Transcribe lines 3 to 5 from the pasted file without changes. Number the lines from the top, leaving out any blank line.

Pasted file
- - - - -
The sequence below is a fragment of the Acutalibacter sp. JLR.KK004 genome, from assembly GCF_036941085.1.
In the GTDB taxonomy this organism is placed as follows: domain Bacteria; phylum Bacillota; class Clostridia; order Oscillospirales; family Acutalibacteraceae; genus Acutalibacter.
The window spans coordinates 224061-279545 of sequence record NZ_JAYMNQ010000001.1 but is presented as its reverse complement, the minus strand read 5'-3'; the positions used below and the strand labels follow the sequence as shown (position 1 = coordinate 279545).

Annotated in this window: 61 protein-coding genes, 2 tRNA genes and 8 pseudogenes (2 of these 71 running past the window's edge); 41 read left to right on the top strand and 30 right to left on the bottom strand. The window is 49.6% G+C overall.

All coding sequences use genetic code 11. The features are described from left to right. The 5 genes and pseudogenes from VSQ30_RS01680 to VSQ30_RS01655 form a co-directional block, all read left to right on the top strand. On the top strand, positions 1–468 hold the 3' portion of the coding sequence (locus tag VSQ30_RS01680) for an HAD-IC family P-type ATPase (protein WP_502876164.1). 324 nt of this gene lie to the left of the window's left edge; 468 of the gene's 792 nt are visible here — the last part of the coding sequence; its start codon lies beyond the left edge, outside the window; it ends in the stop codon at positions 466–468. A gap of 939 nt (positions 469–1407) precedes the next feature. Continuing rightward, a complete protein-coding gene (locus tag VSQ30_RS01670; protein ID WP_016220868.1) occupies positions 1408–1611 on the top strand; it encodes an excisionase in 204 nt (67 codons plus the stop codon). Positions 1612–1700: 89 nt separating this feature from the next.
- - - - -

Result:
The window spans coordinates 224061-279545 of sequence record NZ_JAYMNQ010000001.1 but is presented as its reverse complement, the minus strand read 5'-3'; the positions used below and the strand labels follow the sequence as shown (position 1 = coordinate 279545).

Annotated in this window: 61 protein-coding genes, 2 tRNA genes and 8 pseudogenes (2 of these 71 running past the window's edge); 41 read left to right on the top strand and 30 right to left on the bottom strand. The window is 49.6% G+C overall.

All coding sequences use genetic code 11. The features are described from left to right. The 5 genes and pseudogenes from VSQ30_RS01680 to VSQ30_RS01655 form a co-directional block, all read left to right on the top strand. On the top strand, positions 1–468 hold the 3' portion of the coding sequence (locus tag VSQ30_RS01680) for an HAD-IC family P-type ATPase (protein WP_502876164.1). 324 nt of this gene lie to the left of the window's left edge; 468 of the gene's 792 nt are visible here — the last part of the coding sequence; its start codon lies beyond the left edge, outside the window; it ends in the stop codon at positions 466–468. A gap of 939 nt (positions 469–1407) precedes the next feature. Continuing rightward, a complete protein-coding gene (locus tag VSQ30_RS01670; protein ID WP_016220868.1) occupies positions 1408–1611 on the top strand; it encodes an excisionase in 204 nt (67 codons plus the stop codon). Positions 1612–1700: 89 nt separating this feature from the next.